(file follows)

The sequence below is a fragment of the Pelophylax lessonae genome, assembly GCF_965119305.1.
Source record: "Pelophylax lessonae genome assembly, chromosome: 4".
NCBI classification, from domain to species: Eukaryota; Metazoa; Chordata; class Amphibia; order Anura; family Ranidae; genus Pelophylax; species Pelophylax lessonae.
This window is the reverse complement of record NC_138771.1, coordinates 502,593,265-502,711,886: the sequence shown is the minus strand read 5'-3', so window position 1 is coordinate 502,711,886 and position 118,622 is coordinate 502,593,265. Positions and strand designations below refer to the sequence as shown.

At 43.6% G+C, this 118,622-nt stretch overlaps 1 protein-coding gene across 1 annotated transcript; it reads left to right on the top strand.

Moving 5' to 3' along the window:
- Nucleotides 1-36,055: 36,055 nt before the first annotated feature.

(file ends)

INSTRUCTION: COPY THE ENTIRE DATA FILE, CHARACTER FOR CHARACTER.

The sequence below is a fragment of the Pelophylax lessonae genome, assembly GCF_965119305.1.
Source record: "Pelophylax lessonae genome assembly, chromosome: 4".
NCBI classification, from domain to species: Eukaryota; Metazoa; Chordata; class Amphibia; order Anura; family Ranidae; genus Pelophylax; species Pelophylax lessonae.
This window is the reverse complement of record NC_138771.1, coordinates 502,593,265-502,711,886: the sequence shown is the minus strand read 5'-3', so window position 1 is coordinate 502,711,886 and position 118,622 is coordinate 502,593,265. Positions and strand designations below refer to the sequence as shown.

At 43.6% G+C, this 118,622-nt stretch overlaps 1 protein-coding gene across 1 annotated transcript; it reads left to right on the top strand.

Moving 5' to 3' along the window:
- Nucleotides 1-36,055: 36,055 nt before the first annotated feature.